The Heritage of Repression: Memory, Commemoration, and Politics in Post-Soviet Russia
University of Cambridge
Doctor of Philosophy (PhD)
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Comer, M. A. (2019). The Heritage of Repression: Memory, Commemoration, and Politics in Post-Soviet Russia (Doctoral thesis). https://doi.org/10.17863/CAM.41715
This dissertation focuses on portrayals of victims and perpetrators at sites related to Soviet repression in contemporary Moscow and Yekaterinburg, Russia. Its aim is to explore the different ways in which site stakeholders choose to interpret victims and perpetrators: specifically, how they handle the issue of intertwined grieving and blaming when the categories of ‘victim’ and ‘perpetrator’ are not always clear. It also aims to understand the broader political and sociocultural attitudes underlying why different groups choose various forms of ‘grievability’ and ‘blameability’. Millions of Soviet citizens were victimized in successive waves of Soviet repression, yet there has been little critical study of the tangible and intangible heritage of these acts of violence as they are inscribed (or not) on today’s Russian cityscapes. The idea of ‘grievability’ was developed by Judith Butler; I have developed a typology of grievability that can be used to compare who is being grieved at each site and why each site’s caretakers and stakeholders make these choices. The dissertation then goes beyond grievability to introduce the concept of ‘blameability’, which I propose in order to analyze how blame is assigned at each site. I have developed a typology of blameability that can be used to categorize whom each site blames for the violence that affected the victims memorialized there. For each individual or group identified at a site, their respective degrees of grievability and blameability can be plotted on a chart, allowing for a more thorough and holistic view of how each site’s stakeholders view and portray the issue of intertwined victimhood and perpetration. Finally, the case study data are brought together in order to draw conclusions about overarching attitudes towards the tangible and intangible legacies of Soviet repression in Russia. Linked theorizations of ‘accountability’ and ‘repentability’ are also introduced and their ramifications addressed.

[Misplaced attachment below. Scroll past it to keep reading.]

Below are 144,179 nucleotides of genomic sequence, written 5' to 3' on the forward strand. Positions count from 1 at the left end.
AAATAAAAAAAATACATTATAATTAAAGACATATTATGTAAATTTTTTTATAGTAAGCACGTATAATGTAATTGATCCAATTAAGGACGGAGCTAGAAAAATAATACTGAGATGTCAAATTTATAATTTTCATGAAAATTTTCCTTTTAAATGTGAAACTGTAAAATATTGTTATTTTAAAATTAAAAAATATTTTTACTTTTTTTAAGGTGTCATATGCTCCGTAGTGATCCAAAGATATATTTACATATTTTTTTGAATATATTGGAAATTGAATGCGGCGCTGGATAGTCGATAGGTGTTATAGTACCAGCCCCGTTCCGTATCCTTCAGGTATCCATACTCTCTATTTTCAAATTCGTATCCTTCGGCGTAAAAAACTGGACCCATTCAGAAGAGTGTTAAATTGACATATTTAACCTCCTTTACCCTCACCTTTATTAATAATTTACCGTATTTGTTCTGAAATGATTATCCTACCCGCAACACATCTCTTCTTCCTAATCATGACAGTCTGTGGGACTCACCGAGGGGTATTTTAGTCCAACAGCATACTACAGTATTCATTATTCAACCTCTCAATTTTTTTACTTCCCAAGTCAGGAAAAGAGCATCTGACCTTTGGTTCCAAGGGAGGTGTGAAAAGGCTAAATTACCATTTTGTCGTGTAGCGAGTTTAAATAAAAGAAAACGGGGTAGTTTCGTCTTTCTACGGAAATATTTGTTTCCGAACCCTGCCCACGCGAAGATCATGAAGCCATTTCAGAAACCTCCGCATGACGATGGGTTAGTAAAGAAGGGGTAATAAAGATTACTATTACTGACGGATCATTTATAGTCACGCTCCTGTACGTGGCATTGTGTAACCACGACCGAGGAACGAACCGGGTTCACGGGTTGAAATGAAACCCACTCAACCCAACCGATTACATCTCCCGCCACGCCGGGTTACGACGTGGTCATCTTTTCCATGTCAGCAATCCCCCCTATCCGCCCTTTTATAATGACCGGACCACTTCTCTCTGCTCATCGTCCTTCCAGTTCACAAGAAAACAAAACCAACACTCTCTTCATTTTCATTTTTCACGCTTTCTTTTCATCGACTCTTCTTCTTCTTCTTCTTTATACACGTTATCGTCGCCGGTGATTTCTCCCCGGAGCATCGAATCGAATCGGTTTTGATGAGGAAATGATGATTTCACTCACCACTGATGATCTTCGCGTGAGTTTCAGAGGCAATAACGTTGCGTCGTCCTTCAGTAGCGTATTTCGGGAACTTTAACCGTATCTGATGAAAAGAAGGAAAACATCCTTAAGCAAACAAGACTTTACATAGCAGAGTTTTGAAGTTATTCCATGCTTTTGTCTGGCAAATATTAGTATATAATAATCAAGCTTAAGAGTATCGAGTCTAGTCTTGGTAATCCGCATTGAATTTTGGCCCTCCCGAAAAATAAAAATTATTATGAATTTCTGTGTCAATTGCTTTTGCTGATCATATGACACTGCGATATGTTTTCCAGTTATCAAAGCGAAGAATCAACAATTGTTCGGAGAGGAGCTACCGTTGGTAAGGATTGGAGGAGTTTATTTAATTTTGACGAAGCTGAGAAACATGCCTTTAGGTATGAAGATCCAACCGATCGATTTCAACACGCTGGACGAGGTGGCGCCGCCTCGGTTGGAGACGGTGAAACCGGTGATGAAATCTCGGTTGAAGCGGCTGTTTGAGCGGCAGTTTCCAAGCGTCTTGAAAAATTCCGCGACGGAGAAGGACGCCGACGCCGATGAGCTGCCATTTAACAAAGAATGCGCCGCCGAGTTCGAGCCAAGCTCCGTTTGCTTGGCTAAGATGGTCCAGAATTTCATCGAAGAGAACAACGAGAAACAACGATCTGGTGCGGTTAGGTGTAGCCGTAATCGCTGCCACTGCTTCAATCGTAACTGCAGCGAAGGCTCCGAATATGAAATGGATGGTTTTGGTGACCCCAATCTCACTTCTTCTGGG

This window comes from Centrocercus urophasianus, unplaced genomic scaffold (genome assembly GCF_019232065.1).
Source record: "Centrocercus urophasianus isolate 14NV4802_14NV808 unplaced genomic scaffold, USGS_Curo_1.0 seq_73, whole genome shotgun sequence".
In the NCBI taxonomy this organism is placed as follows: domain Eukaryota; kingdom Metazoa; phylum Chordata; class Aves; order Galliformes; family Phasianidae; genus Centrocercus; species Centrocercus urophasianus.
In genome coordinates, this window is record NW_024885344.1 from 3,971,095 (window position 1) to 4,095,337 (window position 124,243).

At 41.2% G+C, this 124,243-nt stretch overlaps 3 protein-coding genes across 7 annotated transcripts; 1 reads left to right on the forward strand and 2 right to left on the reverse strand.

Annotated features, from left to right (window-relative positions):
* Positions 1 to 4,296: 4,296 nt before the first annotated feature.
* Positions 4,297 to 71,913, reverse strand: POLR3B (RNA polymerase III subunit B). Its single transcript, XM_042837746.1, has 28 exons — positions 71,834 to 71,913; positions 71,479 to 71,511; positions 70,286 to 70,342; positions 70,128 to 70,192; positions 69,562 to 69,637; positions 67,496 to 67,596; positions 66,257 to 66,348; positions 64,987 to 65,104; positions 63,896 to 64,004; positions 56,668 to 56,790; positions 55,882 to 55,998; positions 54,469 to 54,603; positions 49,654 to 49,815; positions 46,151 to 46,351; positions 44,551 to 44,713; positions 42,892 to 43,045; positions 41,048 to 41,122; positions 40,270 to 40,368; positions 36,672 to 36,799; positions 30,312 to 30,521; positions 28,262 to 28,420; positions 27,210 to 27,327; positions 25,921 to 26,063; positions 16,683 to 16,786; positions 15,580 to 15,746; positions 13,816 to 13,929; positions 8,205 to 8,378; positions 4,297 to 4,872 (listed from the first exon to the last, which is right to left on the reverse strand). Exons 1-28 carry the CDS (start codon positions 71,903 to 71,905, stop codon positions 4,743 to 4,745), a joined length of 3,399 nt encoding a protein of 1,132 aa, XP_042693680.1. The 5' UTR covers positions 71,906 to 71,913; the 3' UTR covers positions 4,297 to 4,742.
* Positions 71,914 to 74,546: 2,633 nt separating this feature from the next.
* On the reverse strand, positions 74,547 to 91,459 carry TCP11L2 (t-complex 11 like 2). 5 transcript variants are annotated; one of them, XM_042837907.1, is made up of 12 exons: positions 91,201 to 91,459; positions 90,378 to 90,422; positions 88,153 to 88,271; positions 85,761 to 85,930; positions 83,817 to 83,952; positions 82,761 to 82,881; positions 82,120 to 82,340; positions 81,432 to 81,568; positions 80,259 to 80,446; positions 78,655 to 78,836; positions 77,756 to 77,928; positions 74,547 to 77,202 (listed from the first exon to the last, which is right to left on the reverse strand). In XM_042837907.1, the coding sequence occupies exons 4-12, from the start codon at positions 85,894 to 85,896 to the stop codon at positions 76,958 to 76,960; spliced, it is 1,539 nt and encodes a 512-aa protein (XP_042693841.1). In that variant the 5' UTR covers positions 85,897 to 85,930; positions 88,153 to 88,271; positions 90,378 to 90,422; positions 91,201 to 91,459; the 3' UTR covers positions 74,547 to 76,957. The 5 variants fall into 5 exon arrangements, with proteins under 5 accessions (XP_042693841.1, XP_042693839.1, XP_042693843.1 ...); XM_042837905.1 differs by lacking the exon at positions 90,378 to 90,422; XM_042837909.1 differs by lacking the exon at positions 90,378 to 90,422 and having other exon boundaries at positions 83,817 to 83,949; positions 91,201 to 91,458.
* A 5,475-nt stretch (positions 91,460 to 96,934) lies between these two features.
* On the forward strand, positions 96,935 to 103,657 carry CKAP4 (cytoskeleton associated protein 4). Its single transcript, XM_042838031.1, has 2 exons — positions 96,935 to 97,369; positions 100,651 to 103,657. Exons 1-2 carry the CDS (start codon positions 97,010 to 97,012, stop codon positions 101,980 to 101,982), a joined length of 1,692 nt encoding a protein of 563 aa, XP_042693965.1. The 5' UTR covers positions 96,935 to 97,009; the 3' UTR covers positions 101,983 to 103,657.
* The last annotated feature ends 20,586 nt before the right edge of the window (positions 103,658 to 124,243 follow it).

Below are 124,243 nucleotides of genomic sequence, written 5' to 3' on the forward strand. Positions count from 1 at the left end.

heritage, dark heritage, Russia, post-Soviet, repression, Soviet repression, gulag, Great Terror, Stalin, post-Stalin, memory, commemoration, memorialization, memorial, museum, politics, heritagization, Moscow, Yekaterinburg, grievability, blameability, repentability, accountability
My PhD was funded by the Gates Cambridge Trust, while I also received financial support from the Jesus College Doctoral Support Fund, the Dorothy Garrod Memorial Trust, Banco Santander, and the Friedrich Ebert Stiftung.
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This record's DOI: https://doi.org/10.17863/CAM.41715
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Licence URL: https://creativecommons.org/licenses/by-nc-nd/4.0/